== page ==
Nebraska Officer Twists Off on Citizen Videographer

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Apparently the fat bald officer (Officer Tobler) with the Sidney, Nebraska PD hasn’t gotten the memo.  First he threatens the citizen, Steven Bell, with arrest, then he throws Bell’s license and registration at him, and then he really flips out.   He cursed Bell and looked like he was going to get physical.  A second officer immediately grabbed him (the officer) and moved him over to the side, and then took Bell’s complaint to forward to the Interim Chief.  The local paper said as of June 25th, the Chief would only say that the matter was under investigation.  It has also made PoliceOne.  Some of the posters there are advocating retaliating against the citizen.

The Chief can be reached at this website or at (308) 254-5515.

 

This is Why “Sovereign Citizens” Lose in Court

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I was watching a video on RT about sovereign citizens, and the “expert” sovereign citizen, Alfred Adask, was explaining why people are sovereign.  He cited a U.S. Supreme Court case, Chisholm v. Georgia, 2 U.S. (2 Dall.) 419 (1793), in support of his position.  Adask noted that the case talked about the sovereignty of the people in regards to their ability to sue the government, specifically a state government of another state, as was provided for in the U.S. Constitution.  It was about the principle of sovereign immunity.  The Constitution said:

The judicial Power shall extend to all Cases, in Law and Equity, arising under this Constitution, the Laws of the United States, and Treaties made, or which shall be made, under their Authority;–to all Cases affecting Ambassadors, other public Ministers and Consuls;–to all Cases of admiralty and maritime Jurisdiction;–to Controversies to which the United States shall be a Party;–to Controversies between two or more States;–between a State and Citizens of another State;–between Citizens of different States;–between Citizens of the same State claiming Lands under Grants of different States, and between a State, or the Citizens thereof, and foreign States, Citizens or Subjects.

U.S. Const. art. III, § 2, cl. 1 (emphasis added).

The Court found that it had jurisdiction to hear the case, and since the State of Georgia refused to appear, Chisholm was granted a default judgment.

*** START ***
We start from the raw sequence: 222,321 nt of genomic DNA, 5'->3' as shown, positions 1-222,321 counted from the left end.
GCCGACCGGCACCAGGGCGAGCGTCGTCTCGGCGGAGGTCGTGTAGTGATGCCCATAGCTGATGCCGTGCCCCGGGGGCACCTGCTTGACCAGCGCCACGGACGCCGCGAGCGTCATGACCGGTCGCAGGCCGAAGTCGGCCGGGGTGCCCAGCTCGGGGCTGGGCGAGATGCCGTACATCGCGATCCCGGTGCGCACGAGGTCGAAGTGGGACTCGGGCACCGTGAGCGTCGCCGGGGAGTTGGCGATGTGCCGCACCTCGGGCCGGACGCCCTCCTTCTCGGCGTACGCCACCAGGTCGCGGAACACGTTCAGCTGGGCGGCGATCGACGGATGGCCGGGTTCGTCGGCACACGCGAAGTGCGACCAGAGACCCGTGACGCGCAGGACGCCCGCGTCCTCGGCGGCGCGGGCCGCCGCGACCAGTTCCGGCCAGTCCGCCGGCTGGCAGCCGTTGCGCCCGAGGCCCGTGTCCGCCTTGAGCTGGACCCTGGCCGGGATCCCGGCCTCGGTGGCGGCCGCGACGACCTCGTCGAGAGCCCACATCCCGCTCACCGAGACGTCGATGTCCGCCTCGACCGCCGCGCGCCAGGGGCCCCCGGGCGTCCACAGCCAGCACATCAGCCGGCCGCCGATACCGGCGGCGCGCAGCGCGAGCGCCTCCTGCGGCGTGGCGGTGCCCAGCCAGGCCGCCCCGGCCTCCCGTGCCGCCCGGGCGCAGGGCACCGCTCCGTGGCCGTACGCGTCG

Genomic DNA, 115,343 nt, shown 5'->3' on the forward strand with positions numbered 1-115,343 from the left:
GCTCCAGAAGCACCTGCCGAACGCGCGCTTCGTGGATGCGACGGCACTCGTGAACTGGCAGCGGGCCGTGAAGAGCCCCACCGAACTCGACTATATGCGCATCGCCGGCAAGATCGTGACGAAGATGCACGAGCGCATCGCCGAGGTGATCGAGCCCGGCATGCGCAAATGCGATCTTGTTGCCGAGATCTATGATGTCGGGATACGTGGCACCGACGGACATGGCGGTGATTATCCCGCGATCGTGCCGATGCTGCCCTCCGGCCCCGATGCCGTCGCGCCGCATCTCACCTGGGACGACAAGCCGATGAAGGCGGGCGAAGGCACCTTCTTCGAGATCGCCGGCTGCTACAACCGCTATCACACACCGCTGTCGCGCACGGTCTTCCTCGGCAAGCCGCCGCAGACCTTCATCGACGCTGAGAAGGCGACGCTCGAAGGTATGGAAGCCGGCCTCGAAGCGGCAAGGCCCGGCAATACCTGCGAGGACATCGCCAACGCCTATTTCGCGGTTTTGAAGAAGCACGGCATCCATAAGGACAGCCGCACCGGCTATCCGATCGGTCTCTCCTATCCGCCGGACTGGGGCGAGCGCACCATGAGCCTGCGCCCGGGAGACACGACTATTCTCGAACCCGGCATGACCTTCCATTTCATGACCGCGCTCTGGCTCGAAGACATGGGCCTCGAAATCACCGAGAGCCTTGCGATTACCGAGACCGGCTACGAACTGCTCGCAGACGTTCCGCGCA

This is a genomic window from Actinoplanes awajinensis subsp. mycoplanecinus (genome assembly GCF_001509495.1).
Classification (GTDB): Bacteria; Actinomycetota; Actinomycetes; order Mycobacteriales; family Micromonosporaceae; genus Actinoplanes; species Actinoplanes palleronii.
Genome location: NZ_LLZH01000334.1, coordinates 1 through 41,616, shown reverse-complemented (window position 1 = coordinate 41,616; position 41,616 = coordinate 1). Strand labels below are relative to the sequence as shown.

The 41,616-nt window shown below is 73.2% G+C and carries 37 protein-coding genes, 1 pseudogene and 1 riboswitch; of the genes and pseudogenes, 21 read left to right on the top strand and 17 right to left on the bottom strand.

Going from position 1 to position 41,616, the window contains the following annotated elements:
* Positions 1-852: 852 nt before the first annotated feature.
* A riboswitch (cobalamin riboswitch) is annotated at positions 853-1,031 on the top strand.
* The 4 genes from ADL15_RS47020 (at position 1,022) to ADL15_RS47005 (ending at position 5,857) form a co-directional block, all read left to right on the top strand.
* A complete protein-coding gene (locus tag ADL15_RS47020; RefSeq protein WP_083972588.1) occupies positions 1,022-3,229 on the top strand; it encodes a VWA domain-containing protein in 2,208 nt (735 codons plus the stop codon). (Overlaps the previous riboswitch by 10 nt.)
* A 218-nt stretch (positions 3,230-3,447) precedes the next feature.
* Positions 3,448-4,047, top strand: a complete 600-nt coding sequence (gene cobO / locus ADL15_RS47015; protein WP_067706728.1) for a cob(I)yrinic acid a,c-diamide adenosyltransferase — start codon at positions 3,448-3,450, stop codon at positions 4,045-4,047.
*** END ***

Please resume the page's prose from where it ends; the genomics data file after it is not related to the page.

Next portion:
Adask took one small section of the ruling and applied it out of context, and completely ignores that Chisholm is no longer good law.  You see, right after the decision, both Congress and the several States were shocked.  They never thought that a suit by a citizen against the government of a state would be allowed, under the age-old principle of sovereign immunity.  So they changed the law.  The only way to change a section of the Constitution is by amendment, and the Eleventh Amendment was passed by Congress and ratified by the States.  It reads:

The Judicial power of the United States shall not be construed to extend to any suit in law or equity, commenced or prosecuted against one of the United States by Citizens of another State, or by Citizens or Subjects of any Foreign State.

 

U.S. Const. amend. XI.
The ruling in Chisholm has been “superseded by statute” or no longer valid.  This has been clearly recognized by the courts.  Comments in those opinions are clear.

  • “The decision “created such a shock of surprise that the Eleventh Amendment was at once proposed and adopted.”  Pennhurst State Sch. & Hosp. v. Halderman, 465 U.S. 89, 97 (1984).
  • “The Amendment’s language overruled the particular result in Chisholm, but this Court has recognized that its greater significance lies in its affirmation that the fundamental principle of sovereign immunity limits the grant of judicial authority in Art. III.   Id. at 98.
  • “[T]he Constitution does not embrace authority to entertain a suit brought by private parties against a state without consent given….”  In re State of New York, 256 U.S. 490, 497 (1921).
  • “This amendment, expressing the will of the ultimate sovereignty of the whole country, superior to all legislatures and all courts, actually reversed the decision of the supreme court.”  Hans v. Louisiana, 134 U.S. 1 (1890).
  • “[T]he amendment being constitutionally adopted, there could not be exercised any jurisdiction [by the Court], in any case, past or future, in which a state was sued by the citizens of another state, or by citizens, or subjects, of any foreign state.”  Hollingsworth v. State of Virginia, 3 U.S. (3 Dall.) 378, 382 (1798).

Had Adask consulted an attorney, he could have avoided making a fool of himself.  It is not enough to know what the words on the paper say, one has to determine if a subsequent court has modified, overturned, narrowed, or otherwise affected the original ruling.  It is one of the basic principles of common law, which is supposedly the basis and the backbone of the sovereign citizen movement.

Of course Adask, a former roofer, has been meddling in the law for years, primarily publishing the Anti-Shyster magazine (at least until 2002).